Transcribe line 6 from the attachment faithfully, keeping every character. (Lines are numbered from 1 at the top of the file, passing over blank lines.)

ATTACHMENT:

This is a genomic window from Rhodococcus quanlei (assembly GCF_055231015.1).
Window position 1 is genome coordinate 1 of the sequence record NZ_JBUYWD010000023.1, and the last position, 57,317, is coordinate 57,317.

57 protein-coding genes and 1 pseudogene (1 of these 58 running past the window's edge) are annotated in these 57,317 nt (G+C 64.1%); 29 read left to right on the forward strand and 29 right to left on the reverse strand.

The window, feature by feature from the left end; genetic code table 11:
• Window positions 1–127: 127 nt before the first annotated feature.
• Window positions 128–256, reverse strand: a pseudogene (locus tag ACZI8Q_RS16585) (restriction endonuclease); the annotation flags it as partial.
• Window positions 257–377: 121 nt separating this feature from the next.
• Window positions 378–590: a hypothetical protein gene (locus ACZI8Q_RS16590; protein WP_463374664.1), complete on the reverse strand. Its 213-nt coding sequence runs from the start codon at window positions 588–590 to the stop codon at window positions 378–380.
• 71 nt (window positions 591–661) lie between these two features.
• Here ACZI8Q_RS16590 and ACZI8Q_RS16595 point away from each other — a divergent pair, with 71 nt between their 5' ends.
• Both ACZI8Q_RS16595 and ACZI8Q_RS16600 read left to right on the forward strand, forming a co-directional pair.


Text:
• Window positions 128–256, reverse strand: a pseudogene (locus tag ACZI8Q_RS16585) (restriction endonuclease); the annotation flags it as partial.